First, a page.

>> otherwise you can just put the intent in the method comment.
>> Of course in real world we have looooong methods in both ancient and
>> (unfortunately) new systems, and adding a comment is better then nothing.
>> Assuming of course, that the comment is correct… because a wrong or
>> misleading comment can do more harm than good… that's why I _personally_
>> (thus the imho in the original note) prefer code over comments. Because
>> code is what actually happens.
>>
>> And finally I rarely (unless the method is a real mess) have problem
>> understanding a single method (I can poke it, look at tests, go through the
>> code, ...). What I usually lack is high-level overview that would tell me
>> how the system overall works. That you cannot read from method (or class)
>> comments.
>>
>>
>>
>>> Right now I am working on parsing a bunch of xml files. Third party data
>>> sources.
>>>
>>
>> Is it XML or XMI? Couple of weeks back a wrote a simple utility
>> for Synectique to help with analyzing and processing XMI files. Maybe it
>> could help you a bit https://github.com/peteruhnak/xmi-analyzer ?
>>
>>
>>> There is ugliness in the world. I have to clean the ugliness in order to
>>> be able to parse the files. There is no option if I want to do this. I have
>>> no control over the sources. I am not interested in engaging outside
>>> bureaucratic policies and people in order to change their procedures and
>>> policies so that I can have better sources. How often would I be willing to
>>> fight this losing battle.
>>>
>>> The only solution is to do ugly things, for good reasons and comment
>>> them well. So that I know not just what I did, but why.
>>>
>>> I also believe there is some conflicting policy in the code critic or
>>> whatever is telling me my method is too long.
>>>
>>> I have frequently written methods that had a few temp vars with nice
>>> informative names. and the method is involved enough to use these vars
>>> multiple times. I get this nice information informing me my method is long.
>>> Or in Pharo4 going yellow and then red. :)
>>>
>>> However many times if I made these vars short, like x, y, z. Then the
>>> method is a perfectly fine length. Ugh. I am then being punished for length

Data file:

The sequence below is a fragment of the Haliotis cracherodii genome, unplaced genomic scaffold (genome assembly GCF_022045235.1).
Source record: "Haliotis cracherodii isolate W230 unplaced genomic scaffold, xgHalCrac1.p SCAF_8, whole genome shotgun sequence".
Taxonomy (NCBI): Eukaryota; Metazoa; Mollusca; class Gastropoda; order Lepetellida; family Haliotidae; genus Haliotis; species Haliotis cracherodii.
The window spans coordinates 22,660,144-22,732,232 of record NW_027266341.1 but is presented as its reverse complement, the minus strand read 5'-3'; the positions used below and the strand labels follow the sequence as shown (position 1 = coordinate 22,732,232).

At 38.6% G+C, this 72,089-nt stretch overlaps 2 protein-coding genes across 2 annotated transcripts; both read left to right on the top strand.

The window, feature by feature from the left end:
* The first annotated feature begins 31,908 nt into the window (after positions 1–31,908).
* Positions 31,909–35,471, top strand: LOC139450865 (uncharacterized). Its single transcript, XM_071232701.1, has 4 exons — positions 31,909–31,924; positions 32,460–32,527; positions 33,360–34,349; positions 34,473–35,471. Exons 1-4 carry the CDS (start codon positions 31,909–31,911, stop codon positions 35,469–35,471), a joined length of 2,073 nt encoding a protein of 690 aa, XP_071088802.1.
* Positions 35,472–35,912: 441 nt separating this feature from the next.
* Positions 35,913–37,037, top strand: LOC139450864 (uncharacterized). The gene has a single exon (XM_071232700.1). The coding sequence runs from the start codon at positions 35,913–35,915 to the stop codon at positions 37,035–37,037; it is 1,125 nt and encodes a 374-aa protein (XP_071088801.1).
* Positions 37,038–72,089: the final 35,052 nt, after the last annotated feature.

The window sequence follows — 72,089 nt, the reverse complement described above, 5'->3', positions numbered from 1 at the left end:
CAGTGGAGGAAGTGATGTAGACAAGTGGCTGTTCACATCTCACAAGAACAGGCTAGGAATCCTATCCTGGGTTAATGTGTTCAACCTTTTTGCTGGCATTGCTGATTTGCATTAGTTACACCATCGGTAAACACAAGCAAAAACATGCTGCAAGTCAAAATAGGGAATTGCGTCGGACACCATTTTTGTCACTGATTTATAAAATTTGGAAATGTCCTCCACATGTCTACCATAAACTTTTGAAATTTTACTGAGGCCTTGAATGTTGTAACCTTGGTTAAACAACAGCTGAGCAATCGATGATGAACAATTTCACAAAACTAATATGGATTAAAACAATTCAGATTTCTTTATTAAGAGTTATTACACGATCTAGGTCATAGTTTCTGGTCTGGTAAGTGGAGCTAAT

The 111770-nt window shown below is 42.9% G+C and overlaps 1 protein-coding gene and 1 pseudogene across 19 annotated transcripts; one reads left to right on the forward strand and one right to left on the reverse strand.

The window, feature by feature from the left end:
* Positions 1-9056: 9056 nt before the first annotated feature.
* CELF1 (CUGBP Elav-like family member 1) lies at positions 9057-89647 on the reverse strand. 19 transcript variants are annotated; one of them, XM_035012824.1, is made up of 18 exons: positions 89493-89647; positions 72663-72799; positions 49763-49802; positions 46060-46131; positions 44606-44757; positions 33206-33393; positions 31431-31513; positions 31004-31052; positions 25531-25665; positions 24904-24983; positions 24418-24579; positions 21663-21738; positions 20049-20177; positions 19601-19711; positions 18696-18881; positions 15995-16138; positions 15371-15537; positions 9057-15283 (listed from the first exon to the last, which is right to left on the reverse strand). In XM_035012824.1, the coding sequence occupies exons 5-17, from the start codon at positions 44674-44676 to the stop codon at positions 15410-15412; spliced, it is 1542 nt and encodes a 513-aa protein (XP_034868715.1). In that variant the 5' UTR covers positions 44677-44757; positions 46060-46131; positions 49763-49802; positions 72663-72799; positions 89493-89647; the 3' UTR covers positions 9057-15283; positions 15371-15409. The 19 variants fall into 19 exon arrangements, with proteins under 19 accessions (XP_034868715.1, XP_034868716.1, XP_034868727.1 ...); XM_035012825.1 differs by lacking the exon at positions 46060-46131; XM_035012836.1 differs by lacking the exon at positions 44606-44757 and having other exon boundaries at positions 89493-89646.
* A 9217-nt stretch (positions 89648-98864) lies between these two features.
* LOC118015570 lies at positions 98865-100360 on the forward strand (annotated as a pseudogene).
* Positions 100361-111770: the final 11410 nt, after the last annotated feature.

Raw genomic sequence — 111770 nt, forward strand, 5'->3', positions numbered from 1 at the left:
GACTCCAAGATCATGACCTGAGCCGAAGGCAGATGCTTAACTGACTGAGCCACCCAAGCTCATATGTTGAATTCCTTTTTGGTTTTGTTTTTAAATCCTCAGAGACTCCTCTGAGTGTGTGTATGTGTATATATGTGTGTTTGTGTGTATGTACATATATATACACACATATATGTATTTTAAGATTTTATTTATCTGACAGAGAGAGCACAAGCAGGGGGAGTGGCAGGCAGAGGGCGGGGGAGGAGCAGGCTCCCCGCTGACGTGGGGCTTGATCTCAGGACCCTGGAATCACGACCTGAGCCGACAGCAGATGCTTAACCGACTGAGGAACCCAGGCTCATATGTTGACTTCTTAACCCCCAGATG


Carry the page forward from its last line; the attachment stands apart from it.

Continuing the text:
>>> of names. I have seen this a lot.
>>>
>>
>> Well Code Critic doesn't force you to do all these things. But every time
>> you transgress the rule you should consider whether it's worth it. (And
>> maybe even auto-ignore the rule.)
>>
>>
>>> In any case, there are no guidelines afaik… otherwise we would have
>>> comments everywhere already. :)
>>>
>>>
>>> Not necessarily. People are busy. Sometimes getting working code out is
>>> more important than commenting it well.
>>>
>>> For example. And I am not saying this is true. It is simply and example.
>>> While pressure is mounting to release Pharo 5. The few over worked people
>>> involved in that final process. Finishing up the final things, might be
>>> pragmatic and let working code go without comments. Or in some similar
>>> situation by a code contributor.
>>>
>>> Then their are people like myself and Dimitris who might not feel
>>> confident in submitting comments for some of these areas without
>>> appropriate guidelines. We want to improve the situation not make bad
>>> examples of what not to do. :)
>>>
>>> Just some of my opinions.
>>>
>>
>>
>> And finally there is never one rule that would fit all, and any guideline
>> or whatever will find an edge case. But Pharo is moving fast… so I don't
>> see why you wouldn't feel confident about commenting. The worst case
>> scenario is that something breaks and we have a chance to learn something
>> from the mistake.
>>
>> Peter
>>
>>
>>>
>>>
>>> Jimmie
>>>
>>>
>>> Perhaps one thing regarding class comments: There was a push to use
>>> PIllar there if you need formatting, but I am not sure what is the current
>>> status of that.
>>>
>>> Peter
>>>
>>> On Tue, May 17, 2016 at 12:04 AM, Dimitris Chloupis <
>>> kilon.alios at gmail.com> wrote:
>>>
>>>> I really like to start writing some class and method comments to make
>>>> Pharo image more beginner friendly. Are there any guidelines when and how
>>>> to comment classes and methods ? What about inline comments ?
>>>>
>>>
>>>
>>>
>
-------------- next part --------------
An HTML attachment was scrubbed...
URL: <http://lists.pharo.org/pipermail/pharo-users_lists.pharo.org/attachments/20160517/6628a8e2/attachment.html>


More information about the Pharo-users mailing list